Re: TC Electrostatics (fwd)

Tesla List wrote:
> > Subject: Re: TC Electrostatics (fwd)
> >From hullr-at-whitlock-dot-com Mon Dec  9 21:21:13 1996
> Date: Sat, 01 Apr 2000 00:04:27 -0800
> From: Richard Hull <hullr-at-whitlock-dot-com>
> To: tesla-at-pupman-dot-com
> Cc: caydsi-at-aol-dot-com
> Subject: Re: TC Electrostatics (fwd)
> Tesla List wrote:
> >
> Tesla's original distinction in difference between the equivalent
> capacitance of micro thin wires (radio antenna) which attain there large
> capacities via electric field line concentration and that of huge
> elevated, large area, isotrpoic capacities which attain their capacity
> via interaction with space itself, is no trivial extension.  I feel this
> is the salient point in the exercise.  On is intrensically
> electromagnetic and the other electrostatic.  Naturally, I will keep all
> posted.  Richard Wall has recently posted on his findings as well.
> Finally, all coilers worth there salt have experienced the hard shock
> which occurs just outside the spark radius of of small systems when
> holding a metallic object.  As the sparks just lap at the tip of the
> object, each hit yields a sharp shock.  You were at a DC potential
> (charged up isotropically via emitted ions) while not in contact with the
> spark which found its ground path back through the coil. (you were
> discharged)  As you approch the terminal and the discharge is continuous,
> all sensation of shock ceases as you are now part of the resonant circuit
> via a plasma connection and the RF passes harmlessly over the skin.  You
> are no longer isolated as a capacity and can't accept a DC charge via the
> "ion bridge".
> Finally, try this with a small coil.  take a piece of .0005" mylar strip
> and place it next to a metal plate about 1" away and insulated from same.
> if the plate is placed just out of spark range and itself insulated, the
> mylar immediately slams into the plate on power up showing DC charging of
> the plate.  Or you could just use a simple electroscope attached to it.
> Hope this helps in understanding where I am coming from on this matter.
> More later.
> Richard Hull, TCBOR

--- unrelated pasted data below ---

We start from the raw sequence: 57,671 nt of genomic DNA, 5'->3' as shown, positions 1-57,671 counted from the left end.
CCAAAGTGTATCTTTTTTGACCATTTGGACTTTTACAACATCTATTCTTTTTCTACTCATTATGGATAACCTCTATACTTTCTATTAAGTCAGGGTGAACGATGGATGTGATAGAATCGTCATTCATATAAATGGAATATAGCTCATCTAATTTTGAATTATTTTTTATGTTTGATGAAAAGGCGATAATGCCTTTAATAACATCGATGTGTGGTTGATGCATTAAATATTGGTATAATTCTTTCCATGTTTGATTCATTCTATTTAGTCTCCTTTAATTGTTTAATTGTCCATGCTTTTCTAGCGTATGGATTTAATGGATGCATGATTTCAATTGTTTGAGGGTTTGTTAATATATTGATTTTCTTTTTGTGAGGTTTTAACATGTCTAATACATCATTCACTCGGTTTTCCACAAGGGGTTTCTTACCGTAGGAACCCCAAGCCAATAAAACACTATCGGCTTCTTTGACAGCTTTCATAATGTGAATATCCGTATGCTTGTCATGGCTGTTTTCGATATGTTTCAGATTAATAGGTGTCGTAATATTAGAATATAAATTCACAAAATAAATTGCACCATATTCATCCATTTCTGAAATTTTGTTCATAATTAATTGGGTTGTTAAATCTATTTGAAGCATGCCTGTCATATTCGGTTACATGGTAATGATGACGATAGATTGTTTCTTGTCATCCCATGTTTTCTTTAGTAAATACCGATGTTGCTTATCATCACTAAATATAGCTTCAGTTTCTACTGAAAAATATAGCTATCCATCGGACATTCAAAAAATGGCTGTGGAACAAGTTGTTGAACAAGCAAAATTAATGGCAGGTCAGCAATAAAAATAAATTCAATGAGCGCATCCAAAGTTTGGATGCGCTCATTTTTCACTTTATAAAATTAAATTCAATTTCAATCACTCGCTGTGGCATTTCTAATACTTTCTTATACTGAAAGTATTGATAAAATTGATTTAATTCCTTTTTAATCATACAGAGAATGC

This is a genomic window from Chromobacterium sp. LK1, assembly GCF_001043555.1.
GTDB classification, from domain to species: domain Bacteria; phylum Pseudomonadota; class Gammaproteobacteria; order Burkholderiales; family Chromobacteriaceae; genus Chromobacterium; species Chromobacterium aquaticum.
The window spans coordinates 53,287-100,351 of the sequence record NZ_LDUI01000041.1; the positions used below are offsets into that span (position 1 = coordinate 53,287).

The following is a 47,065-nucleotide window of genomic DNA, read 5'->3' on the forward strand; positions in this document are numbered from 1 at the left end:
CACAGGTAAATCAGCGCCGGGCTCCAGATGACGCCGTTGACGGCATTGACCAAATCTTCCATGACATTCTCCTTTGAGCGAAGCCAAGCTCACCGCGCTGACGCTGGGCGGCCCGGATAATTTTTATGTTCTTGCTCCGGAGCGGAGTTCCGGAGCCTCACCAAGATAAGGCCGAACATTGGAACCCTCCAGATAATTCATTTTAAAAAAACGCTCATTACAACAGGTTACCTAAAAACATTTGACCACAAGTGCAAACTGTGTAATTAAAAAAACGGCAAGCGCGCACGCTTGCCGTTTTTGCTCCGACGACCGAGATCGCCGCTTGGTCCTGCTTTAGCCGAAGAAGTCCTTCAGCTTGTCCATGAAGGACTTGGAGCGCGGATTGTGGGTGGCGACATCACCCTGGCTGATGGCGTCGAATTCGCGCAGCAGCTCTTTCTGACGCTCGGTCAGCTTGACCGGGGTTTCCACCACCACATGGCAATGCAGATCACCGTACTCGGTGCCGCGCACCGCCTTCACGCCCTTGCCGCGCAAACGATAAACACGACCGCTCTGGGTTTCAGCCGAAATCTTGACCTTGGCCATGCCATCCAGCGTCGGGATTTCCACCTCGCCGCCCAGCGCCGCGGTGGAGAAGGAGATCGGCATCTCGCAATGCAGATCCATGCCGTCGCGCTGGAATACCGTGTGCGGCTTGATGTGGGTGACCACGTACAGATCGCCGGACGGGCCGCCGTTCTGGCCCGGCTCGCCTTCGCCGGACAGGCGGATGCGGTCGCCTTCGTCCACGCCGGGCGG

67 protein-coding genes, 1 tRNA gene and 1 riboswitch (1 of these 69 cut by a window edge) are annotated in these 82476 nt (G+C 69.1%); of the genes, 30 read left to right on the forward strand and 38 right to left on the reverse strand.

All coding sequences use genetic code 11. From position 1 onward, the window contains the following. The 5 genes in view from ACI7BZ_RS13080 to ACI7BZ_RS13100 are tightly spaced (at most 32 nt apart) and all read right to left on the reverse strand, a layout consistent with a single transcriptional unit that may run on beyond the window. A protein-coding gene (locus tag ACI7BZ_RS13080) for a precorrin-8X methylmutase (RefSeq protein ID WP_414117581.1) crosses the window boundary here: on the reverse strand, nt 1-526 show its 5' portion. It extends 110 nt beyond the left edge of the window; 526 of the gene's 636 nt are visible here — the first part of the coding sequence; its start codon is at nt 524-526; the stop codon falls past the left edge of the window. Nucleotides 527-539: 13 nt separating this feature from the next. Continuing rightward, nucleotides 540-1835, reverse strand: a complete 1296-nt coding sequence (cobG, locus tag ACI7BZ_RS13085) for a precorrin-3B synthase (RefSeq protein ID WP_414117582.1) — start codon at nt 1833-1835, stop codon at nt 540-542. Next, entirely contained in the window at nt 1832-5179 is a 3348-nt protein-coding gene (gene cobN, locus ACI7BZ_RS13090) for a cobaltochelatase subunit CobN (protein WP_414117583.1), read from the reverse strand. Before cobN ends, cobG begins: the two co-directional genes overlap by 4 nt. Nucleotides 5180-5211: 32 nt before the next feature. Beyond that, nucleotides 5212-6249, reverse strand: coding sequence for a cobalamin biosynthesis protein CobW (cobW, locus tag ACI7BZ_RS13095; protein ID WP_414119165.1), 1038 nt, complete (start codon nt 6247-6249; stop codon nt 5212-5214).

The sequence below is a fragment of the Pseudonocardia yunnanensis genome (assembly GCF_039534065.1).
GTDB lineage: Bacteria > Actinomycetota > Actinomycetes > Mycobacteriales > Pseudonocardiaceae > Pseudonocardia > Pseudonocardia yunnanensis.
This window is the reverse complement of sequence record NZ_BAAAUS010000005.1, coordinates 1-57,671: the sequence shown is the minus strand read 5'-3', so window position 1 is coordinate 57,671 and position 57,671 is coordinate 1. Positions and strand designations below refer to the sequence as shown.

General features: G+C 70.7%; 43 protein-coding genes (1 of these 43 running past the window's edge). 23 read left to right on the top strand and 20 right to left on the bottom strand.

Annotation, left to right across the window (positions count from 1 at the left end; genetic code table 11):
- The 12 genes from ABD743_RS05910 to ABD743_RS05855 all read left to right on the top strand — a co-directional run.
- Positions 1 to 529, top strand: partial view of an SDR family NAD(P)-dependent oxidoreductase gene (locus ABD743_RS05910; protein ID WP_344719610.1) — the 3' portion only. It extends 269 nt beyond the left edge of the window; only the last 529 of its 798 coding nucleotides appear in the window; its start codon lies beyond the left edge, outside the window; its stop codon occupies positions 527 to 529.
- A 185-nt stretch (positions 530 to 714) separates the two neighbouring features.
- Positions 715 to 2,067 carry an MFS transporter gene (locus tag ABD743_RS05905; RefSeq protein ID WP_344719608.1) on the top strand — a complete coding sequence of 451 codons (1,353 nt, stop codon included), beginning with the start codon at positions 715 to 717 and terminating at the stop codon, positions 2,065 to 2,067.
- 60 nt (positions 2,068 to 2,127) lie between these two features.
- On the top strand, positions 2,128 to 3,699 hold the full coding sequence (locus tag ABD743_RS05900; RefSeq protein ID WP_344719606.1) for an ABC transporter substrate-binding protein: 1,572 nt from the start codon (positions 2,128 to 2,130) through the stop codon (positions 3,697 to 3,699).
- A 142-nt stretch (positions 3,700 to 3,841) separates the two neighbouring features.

The overall explantion certainly sounds plausible. However, most
disruptive coils build up to a peak output voltage over a number of
half-cycles once the gap fires. Once the peak is reached (or breakdown
occurs) then subsequent peaks will decline as energy is lost from the
secondary/toroid system. The secondary voltage should rapidly build
during each primary half-cycle until no more primary energy can be
transferred. The very first Vout peak is NOT the biggest one - typically
the its the 4th - 6th one that peaks in a 2-coil system. Even in a
maggie, won't it still take about 2-3 half-cycles before the primary
energy transfer has completed? It's not clear that this difference would
make any major change in your overall explanation.

You are absolutely correct that the DC supply/thyratron should introduce
a MUCH greater level of control and repeatability in these measurements!
I suspect you're also right about the negative polarity being
preferential, if for no other reason than breakdown/streamer formation
is probably initiated more easily when the toroid is at a negative
polarity. During voltage peaks, I'd also hazard that the streamer output
current is virtually _independent_ of resonator base current, being
supplied instead by the DC energy stored in the combined coil self-C and
toroid isotropic capacitance. 

I eagerly look forward to the results of your future experiments!  Very
excellent work, Richard!!

Safe coilin' to ya!

-- Bert --